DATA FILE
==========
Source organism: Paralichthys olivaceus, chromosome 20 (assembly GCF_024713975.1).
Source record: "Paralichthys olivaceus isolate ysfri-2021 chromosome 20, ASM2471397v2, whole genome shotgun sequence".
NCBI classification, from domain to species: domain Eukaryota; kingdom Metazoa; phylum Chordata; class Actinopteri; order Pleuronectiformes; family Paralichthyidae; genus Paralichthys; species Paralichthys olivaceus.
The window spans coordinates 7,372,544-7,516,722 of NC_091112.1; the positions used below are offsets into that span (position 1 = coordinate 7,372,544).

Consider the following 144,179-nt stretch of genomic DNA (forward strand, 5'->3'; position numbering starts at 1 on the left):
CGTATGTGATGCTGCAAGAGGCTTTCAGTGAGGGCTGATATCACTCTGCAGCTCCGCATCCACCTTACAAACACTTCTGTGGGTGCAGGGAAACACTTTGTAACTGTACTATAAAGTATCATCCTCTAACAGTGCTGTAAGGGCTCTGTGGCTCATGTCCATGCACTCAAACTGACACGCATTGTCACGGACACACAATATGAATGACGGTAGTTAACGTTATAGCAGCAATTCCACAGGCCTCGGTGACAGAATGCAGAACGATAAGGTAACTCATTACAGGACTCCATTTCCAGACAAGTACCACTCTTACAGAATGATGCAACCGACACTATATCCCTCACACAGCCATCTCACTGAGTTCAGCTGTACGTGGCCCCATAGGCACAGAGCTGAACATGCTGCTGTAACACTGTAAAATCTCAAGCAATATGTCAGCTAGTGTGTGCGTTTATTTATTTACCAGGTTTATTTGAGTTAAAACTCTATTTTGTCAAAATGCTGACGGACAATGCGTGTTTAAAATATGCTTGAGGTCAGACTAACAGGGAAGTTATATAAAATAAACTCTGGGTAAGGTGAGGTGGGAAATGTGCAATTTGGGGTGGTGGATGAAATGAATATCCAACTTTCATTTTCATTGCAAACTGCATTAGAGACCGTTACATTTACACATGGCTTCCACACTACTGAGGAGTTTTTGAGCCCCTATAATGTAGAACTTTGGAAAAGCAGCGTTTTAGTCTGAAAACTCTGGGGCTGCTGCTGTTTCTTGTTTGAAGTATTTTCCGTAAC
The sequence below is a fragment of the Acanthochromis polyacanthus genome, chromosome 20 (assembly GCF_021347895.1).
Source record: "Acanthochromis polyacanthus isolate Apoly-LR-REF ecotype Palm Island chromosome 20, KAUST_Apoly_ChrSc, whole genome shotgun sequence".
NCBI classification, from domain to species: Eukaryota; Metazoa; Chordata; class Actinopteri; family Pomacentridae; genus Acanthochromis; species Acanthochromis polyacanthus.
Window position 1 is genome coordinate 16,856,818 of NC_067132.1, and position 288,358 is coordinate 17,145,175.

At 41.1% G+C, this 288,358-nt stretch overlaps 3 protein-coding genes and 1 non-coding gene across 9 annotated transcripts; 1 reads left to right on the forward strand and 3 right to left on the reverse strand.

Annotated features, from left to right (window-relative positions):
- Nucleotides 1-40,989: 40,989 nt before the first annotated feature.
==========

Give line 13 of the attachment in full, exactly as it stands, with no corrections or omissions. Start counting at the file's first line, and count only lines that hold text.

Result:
- Nucleotides 1-40,989: 40,989 nt before the first annotated feature.